Now I’m awaiting my next appointment in 10 days time, and the onslaught of 3-4 weeks with 2 appointments per week, plus plenty of ‘homework’ exercises. After that it’ll be 1 appointment per week for a while, gradually seeing him less & less over the coming months. Stefaan is confident that I will be fully able to ride and train again by the summer time, which is the best I could have hoped for.
There is a hint of a big ride coming up in September, as part of a team with the guys I work with. I’m trying not to get my hopes up, but it’s not working.
Bring on the healing.
From our spam:
riding a bike is not a wkuoort. Exercise?you call that exercise? You sit down then move your feet in a little circle.
Not long after reading that Senator Barbara Boxer (D – CA) and the Senate Environment and Public Works Committee is trying to make it more difficult to ride your bike, GOOD pointed me to this study that was published by the journal Environmental Health Perspectives. The study looked a the benefits of reducing car usage for short urban and suburban trips:
Reductions in PM2.5 related mortality across the Midwest are shown in Figure 2a, with the total impact across the 37,000 square mile region being 433 fewer deaths. Asthma exacerbations would decrease annually by over 2,000 cases. Also, there would be approximately 75 fewer COPD cases, while net respiratory symptoms, hospital admissions and ER visits would decrease by 93,607 cases annually. For cardiovascular disease, there would be approximately 660 fewer cases of non-fatal AMI and hospital admissions. Savings from reduced annual mortality would reach almost $3.5 billion.
Based on WHO HEAT, we estimated that completing 50% of short trips by bicycle would result in average annual savings over $2.5 billion for short suburban bicycle trips and nearly $1.25 billion for short urban trips (Table 3), for a total of approximately $3.8 billion in benefits across an estimated population of 2 million people, and a reduction in premature mortality of almost 700 deaths per year.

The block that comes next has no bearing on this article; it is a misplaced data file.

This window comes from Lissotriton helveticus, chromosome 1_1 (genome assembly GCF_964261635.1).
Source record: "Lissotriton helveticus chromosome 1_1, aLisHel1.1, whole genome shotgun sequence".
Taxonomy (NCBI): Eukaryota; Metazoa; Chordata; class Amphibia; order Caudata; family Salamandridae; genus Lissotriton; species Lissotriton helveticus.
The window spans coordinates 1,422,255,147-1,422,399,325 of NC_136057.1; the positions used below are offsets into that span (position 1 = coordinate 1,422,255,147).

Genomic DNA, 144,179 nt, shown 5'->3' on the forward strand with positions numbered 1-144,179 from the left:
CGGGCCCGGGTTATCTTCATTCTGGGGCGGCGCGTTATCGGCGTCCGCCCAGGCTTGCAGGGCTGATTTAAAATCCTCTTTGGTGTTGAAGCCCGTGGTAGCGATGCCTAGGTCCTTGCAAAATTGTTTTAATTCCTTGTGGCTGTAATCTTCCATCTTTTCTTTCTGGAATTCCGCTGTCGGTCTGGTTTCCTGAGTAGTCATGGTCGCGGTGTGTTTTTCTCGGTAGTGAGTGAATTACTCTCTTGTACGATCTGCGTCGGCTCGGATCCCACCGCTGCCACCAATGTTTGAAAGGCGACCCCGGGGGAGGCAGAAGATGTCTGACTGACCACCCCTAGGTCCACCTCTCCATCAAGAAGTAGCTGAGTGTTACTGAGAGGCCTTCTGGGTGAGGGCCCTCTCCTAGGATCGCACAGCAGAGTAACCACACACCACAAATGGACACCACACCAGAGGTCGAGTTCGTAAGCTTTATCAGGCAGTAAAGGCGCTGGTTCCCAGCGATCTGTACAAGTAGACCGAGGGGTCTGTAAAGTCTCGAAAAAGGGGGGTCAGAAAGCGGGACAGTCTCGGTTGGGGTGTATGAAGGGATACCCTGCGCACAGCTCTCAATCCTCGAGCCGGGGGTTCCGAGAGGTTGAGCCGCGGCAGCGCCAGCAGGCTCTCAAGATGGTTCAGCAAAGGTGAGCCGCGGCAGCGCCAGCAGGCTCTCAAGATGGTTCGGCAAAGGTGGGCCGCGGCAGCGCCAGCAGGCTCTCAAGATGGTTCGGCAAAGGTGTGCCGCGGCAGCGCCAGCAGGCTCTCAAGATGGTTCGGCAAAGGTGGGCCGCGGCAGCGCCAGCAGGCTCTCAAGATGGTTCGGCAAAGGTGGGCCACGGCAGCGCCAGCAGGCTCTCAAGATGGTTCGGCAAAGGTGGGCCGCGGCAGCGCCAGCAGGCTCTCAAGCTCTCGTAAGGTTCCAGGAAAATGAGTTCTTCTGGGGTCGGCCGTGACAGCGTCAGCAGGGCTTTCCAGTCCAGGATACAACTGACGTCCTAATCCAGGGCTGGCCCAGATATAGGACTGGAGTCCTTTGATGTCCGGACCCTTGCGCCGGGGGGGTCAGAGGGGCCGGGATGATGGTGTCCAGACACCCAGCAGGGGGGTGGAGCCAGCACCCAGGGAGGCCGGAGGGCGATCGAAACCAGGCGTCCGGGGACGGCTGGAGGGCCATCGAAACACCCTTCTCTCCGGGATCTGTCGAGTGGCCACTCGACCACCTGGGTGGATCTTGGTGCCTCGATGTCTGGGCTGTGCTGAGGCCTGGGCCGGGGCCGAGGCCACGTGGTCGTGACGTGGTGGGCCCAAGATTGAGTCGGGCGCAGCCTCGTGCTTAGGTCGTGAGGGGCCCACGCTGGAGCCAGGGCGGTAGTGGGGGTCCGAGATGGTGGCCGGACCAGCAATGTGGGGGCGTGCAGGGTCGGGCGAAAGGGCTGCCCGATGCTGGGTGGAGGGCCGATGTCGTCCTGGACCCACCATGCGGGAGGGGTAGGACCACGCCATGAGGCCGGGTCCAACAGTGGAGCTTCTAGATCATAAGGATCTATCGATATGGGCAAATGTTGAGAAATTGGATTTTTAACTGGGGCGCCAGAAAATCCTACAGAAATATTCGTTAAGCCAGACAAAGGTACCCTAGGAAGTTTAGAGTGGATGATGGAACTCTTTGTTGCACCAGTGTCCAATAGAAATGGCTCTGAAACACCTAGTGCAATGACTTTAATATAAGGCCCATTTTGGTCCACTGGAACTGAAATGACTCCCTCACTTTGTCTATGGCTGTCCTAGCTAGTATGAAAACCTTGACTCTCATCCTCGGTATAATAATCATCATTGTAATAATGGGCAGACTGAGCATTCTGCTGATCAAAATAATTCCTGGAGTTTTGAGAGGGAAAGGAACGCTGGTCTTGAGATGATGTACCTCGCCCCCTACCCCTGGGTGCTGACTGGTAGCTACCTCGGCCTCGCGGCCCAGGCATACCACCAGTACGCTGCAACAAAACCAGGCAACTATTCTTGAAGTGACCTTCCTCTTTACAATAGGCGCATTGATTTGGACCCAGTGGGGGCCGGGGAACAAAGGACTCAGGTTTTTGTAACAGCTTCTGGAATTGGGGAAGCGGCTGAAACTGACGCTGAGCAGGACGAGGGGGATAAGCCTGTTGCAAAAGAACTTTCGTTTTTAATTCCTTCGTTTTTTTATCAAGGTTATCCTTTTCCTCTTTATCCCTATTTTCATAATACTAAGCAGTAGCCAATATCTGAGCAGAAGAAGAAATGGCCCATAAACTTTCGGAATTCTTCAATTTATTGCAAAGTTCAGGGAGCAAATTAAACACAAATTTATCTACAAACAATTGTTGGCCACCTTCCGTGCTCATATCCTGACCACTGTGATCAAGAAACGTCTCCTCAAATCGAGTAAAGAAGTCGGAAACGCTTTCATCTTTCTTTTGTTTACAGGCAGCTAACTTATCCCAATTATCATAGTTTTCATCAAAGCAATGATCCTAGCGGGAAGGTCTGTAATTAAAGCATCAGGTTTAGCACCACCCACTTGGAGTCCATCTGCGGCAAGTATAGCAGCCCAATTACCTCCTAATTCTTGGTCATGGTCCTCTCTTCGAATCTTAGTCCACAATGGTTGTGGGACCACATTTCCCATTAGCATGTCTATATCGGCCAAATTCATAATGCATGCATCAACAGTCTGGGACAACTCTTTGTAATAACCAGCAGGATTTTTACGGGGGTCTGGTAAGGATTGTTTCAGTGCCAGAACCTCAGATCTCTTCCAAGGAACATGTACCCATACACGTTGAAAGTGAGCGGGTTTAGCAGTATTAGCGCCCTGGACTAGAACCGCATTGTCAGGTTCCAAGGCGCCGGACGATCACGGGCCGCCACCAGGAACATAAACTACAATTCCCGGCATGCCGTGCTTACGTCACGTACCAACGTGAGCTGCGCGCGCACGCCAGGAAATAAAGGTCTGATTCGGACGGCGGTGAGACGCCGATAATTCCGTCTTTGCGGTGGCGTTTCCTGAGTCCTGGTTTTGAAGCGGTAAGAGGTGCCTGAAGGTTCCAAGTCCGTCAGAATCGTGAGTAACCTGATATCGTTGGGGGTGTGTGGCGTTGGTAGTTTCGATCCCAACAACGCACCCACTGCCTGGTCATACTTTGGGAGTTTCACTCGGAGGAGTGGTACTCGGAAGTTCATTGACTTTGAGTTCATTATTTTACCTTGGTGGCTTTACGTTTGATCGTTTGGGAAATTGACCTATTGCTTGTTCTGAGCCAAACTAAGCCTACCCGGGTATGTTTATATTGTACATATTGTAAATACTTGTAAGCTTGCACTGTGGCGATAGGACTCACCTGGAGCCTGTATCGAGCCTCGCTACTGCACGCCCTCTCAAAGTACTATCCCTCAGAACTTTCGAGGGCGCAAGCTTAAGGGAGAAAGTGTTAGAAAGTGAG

If you’re keeping track that’s $7 billion/year in savings just by replacing a car with a bike for half of all short trips.
In this context what kind of sense does legislation that makes it more difficult to ride a bike make sense? Perhaps we should make it more difficult to drive.
New bicycling initiatives being launched in Seattle echo successful projects in Portland, and could influence similar decisions in Sacramento. The new “greenways” being planned in several Seattle neighborhoods will take cyclists off busy arteries and through re-designed side streets, where speed-bumps, modified sidewalks and curbs, and special stop-signs will give priority to cyclists as well as pedestrians.
The first greenway will run through the Wallingford district of north-central Seattle, and advocates hope to develop further greenways in at least three other neighborhoods. The city takes its cue from it’s southern neighbor, progressively pro-bike Portland, which has more than thirty greenways, and which predicts that 80% of city residents will live within half a mile of a greenway by 2015.
The initiatives in place in Portland and Seattle put to shame the efforts in Sacramento, which claims to be a bike-friendly city but which has pitifully few dedicated bike lanes, no greenways, and an outdated but muscular pro-car bent. The region’s single saving concession – the American River Trail – was established decades ago, and has not been expanded or improved upon since, despite expansion and realignment of the city’s commercial and residential areas.
The Portland greenways cost an estimated $250,000 per mile, an expense which Seattle hopes to recoup through an additional car-tab fee of $60. Over ten years, the tax would raise more than $200 million for additional transportation projects to help promote cycling and walking in the city.
In cash-strapped, pro-car Sacramento, the possibility of introducing a levy on motor-vehicles to pay for bike-lane improvements or greenways seems unlikely. Many of the region’s essential roads are in disrepair and further cuts to the DOT budget are pending.
However, as pro-cycling advocates frequently point out, cycling has cost benefits that reach far beyond the immediate advantages for keen bike-commuters. An active citizenry which solves its own economic and health problems by choosing to commute via bicycle instead of motor-vehicle injects vitality and treasure into the local economy, and may even go so far as to improve the desirability of residential property in the region.
Bike lanes and greenways can’t fix every problem that plagues Sacramento, but the cost-benefit ratio is enormous, and worthy of further consideration.